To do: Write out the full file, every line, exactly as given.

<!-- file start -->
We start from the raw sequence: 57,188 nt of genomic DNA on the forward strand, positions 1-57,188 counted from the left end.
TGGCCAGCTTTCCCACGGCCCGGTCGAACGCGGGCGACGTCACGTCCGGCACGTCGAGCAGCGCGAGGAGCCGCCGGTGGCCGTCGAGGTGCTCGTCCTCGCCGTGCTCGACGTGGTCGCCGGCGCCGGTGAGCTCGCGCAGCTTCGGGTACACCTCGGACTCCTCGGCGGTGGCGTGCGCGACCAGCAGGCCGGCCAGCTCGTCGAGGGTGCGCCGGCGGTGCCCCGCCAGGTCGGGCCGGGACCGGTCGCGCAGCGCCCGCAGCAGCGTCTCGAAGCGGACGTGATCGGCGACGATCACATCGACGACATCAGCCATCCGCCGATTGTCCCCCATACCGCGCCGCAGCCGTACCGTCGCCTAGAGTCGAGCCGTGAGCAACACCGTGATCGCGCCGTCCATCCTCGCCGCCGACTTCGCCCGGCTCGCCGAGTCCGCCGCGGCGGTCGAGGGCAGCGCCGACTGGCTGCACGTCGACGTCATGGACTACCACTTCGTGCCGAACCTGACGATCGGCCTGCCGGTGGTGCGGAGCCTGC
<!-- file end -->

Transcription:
We start from the raw sequence: 57,188 nt of genomic DNA on the forward strand, positions 1-57,188 counted from the left end.
TGGCCAGCTTTCCCACGGCCCGGTCGAACGCGGGCGACGTCACGTCCGGCACGTCGAGCAGCGCGAGGAGCCGCCGGTGGCCGTCGAGGTGCTCGTCCTCGCCGTGCTCGACGTGGTCGCCGGCGCCGGTGAGCTCGCGCAGCTTCGGGTACACCTCGGACTCCTCGGCGGTGGCGTGCGCGACCAGCAGGCCGGCCAGCTCGTCGAGGGTGCGCCGGCGGTGCCCCGCCAGGTCGGGCCGGGACCGGTCGCGCAGCGCCCGCAGCAGCGTCTCGAAGCGGACGTGATCGGCGACGATCACATCGACGACATCAGCCATCCGCCGATTGTCCCCCATACCGCGCCGCAGCCGTACCGTCGCCTAGAGTCGAGCCGTGAGCAACACCGTGATCGCGCCGTCCATCCTCGCCGCCGACTTCGCCCGGCTCGCCGAGTCCGCCGCGGCGGTCGAGGGCAGCGCCGACTGGCTGCACGTCGACGTCATGGACTACCACTTCGTGCCGAACCTGACGATCGGCCTGCCGGTGGTGCGGAGCCTGC